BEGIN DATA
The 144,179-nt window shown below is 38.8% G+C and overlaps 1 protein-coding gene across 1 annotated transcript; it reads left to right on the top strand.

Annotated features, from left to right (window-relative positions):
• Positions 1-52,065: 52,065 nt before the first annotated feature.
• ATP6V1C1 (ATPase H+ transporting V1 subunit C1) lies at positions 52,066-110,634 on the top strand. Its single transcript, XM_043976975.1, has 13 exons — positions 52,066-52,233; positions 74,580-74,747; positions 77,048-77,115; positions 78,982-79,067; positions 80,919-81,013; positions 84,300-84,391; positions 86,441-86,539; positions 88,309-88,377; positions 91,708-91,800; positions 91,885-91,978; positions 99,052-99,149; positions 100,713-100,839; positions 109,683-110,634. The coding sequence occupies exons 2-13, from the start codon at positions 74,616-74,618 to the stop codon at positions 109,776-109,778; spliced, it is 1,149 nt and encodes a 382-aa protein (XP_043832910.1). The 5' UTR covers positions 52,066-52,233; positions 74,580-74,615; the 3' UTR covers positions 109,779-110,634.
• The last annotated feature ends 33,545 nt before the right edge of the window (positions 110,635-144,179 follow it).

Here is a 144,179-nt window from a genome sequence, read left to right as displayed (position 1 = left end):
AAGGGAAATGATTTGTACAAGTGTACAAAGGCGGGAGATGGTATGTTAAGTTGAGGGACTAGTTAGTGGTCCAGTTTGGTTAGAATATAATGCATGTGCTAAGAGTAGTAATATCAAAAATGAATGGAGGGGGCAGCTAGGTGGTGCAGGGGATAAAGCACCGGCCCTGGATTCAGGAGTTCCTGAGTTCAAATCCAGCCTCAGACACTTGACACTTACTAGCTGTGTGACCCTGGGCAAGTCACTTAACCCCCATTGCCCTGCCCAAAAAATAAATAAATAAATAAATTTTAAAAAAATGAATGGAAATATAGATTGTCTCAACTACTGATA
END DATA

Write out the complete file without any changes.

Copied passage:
The 144,179-nt window shown below is 38.8% G+C and overlaps 1 protein-coding gene across 1 annotated transcript; it reads left to right on the top strand.

Annotated features, from left to right (window-relative positions):
• Positions 1-52,065: 52,065 nt before the first annotated feature.
• ATP6V1C1 (ATPase H+ transporting V1 subunit C1) lies at positions 52,066-110,634 on the top strand. Its single transcript, XM_043976975.1, has 13 exons — positions 52,066-52,233; positions 74,580-74,747; positions 77,048-77,115; positions 78,982-79,067; positions 80,919-81,013; positions 84,300-84,391; positions 86,441-86,539; positions 88,309-88,377; positions 91,708-91,800; positions 91,885-91,978; positions 99,052-99,149; positions 100,713-100,839; positions 109,683-110,634. The coding sequence occupies exons 2-13, from the start codon at positions 74,616-74,618 to the stop codon at positions 109,776-109,778; spliced, it is 1,149 nt and encodes a 382-aa protein (XP_043832910.1). The 5' UTR covers positions 52,066-52,233; positions 74,580-74,615; the 3' UTR covers positions 109,779-110,634.
• The last annotated feature ends 33,545 nt before the right edge of the window (positions 110,635-144,179 follow it).

Here is a 144,179-nt window from a genome sequence, read left to right as displayed (position 1 = left end):
AAGGGAAATGATTTGTACAAGTGTACAAAGGCGGGAGATGGTATGTTAAGTTGAGGGACTAGTTAGTGGTCCAGTTTGGTTAGAATATAATGCATGTGCTAAGAGTAGTAATATCAAAAATGAATGGAGGGGGCAGCTAGGTGGTGCAGGGGATAAAGCACCGGCCCTGGATTCAGGAGTTCCTGAGTTCAAATCCAGCCTCAGACACTTGACACTTACTAGCTGTGTGACCCTGGGCAAGTCACTTAACCCCCATTGCCCTGCCCAAAAAATAAATAAATAAATAAATTTTAAAAAAATGAATGGAAATATAGATTGTCTCAACTACTGATA